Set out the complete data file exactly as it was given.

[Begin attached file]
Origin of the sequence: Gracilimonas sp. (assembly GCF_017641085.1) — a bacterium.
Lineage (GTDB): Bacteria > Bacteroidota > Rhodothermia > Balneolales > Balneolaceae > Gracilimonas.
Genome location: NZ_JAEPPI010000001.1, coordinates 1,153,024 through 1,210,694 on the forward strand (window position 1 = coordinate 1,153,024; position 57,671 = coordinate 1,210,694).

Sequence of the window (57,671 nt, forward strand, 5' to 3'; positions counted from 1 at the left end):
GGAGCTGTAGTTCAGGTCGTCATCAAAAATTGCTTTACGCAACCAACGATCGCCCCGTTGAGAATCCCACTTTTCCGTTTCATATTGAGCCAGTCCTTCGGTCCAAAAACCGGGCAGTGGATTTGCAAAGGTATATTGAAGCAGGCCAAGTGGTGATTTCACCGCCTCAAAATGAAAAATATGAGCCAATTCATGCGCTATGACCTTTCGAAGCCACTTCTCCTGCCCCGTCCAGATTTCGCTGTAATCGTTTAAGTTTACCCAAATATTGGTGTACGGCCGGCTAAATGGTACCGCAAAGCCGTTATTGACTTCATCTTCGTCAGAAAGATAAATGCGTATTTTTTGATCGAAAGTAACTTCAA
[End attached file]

Origin of the sequence: Gracilimonas sp. (assembly GCF_017641085.1) — a bacterium.
Lineage (GTDB): Bacteria > Bacteroidota > Rhodothermia > Balneolales > Balneolaceae > Gracilimonas.
Genome location: NZ_JAEPPI010000001.1, coordinates 1,153,024 through 1,210,694 on the forward strand (window position 1 = coordinate 1,153,024; position 57,671 = coordinate 1,210,694).

Sequence of the window (57,671 nt, forward strand, 5' to 3'; positions counted from 1 at the left end):
GGAGCTGTAGTTCAGGTCGTCATCAAAAATTGCTTTACGCAACCAACGATCGCCCCGTTGAGAATCCCACTTTTCCGTTTCATATTGAGCCAGTCCTTCGGTCCAAAAACCGGGCAGTGGATTTGCAAAGGTATATTGAAGCAGGCCAAGTGGTGATTTCACCGCCTCAAAATGAAAAATATGAGCCAATTCATGCGCTATGACCTTTCGAAGCCACTTCTCCTGCCCCGTCCAGATTTCGCTGTAATCGTTTAAGTTTACCCAAATATTGGTGTACGGCCGGCTAAATGGTACCGCAAAGCCGTTATTGACTTCATCTTCGTCAGAAAGATAAATGCGTATTTTTTGATCGAAAGTAACTTCAA